Ikea has been present in Australia for over 40 years, however, the multinational homewares and home furnishings retailer is ramping up its local offering. Ikea Pty Ltd (“Ikea Australia”) is on track to open three new distribution centres by the end of 2018, which the retailer hopes will boost e-commerce sales. Also introduced in 2018 is Ikea Australia’s pilot take-back scheme, offering customers the opportunity to return unwanted furniture items.
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Rising house prices in Australia results in fewer people being able to afford their own homes. Younger consumers are more likely to rent and live in apartments rather than houses. While houses are still the most popular dwelling type, detached houses are declining in popularity as semi-detached and townhouses become more prevalent.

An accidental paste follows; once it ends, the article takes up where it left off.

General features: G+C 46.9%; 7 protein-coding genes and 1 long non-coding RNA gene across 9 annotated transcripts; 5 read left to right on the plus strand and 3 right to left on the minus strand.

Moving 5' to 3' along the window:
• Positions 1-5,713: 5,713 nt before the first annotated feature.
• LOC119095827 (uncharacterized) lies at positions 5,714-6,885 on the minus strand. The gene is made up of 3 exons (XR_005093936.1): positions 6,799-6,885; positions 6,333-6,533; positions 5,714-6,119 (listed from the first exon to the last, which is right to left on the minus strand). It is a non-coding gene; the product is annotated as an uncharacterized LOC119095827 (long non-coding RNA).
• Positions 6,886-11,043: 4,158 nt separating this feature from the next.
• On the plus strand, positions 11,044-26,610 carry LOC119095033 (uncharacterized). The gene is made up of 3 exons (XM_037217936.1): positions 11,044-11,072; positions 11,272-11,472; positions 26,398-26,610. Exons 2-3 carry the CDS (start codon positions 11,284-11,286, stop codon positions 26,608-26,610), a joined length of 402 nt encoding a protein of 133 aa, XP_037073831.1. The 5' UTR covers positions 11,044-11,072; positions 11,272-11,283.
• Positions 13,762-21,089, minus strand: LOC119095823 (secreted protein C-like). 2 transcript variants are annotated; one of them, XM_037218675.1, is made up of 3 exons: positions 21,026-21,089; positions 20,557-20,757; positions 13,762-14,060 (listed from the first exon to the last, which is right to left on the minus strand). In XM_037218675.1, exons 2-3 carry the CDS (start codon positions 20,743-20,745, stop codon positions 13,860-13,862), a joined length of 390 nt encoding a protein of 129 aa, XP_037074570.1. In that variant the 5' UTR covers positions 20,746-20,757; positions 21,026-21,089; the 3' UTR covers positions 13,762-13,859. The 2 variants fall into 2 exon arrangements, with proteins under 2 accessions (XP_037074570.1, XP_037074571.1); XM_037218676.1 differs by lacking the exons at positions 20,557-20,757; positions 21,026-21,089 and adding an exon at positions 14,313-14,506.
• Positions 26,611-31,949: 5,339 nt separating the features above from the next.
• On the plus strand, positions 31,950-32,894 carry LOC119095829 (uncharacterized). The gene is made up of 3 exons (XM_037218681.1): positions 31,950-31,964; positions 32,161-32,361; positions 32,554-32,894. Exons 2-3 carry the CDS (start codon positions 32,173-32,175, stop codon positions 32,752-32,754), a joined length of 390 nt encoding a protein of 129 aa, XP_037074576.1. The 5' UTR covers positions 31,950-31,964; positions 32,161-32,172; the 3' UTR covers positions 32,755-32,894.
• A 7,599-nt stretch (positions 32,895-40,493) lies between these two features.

Ikea Australia has invested in three new distribution facilities in New South Wales, Victoria and Queensland. This investment, coupled with the expansion of Click & Collect points across the country, is expected to ramp up online ordering for the retailer within Australia over the next few years.
The National Broadband Network is still under-utilised in Australia as many households remain unconnected, or if they are connected, have opted for slower internet packages. This is likely to change in the future as the NBN Co has reduced wholesale pricing on high-speed packages to entice consumers to upgrade.
Ikea’s first foray into the smart home arena will be through its smart lighting range which is due to launch in late 2018 in Australia (already available in other markets). Customers will be able to control Ikea’s smart lighting products through voice using Amazon Alexa, Google Assistant or Apple HomeKit.
Ikea Australia launched a pilot take-back scheme in 2018 aimed at reducing the number of furniture items sent to landfill. The pilot programme will run for six months and is part of the company’s wider sustainability strategy, which involves Ikea aiming to become 100% circular by 2030.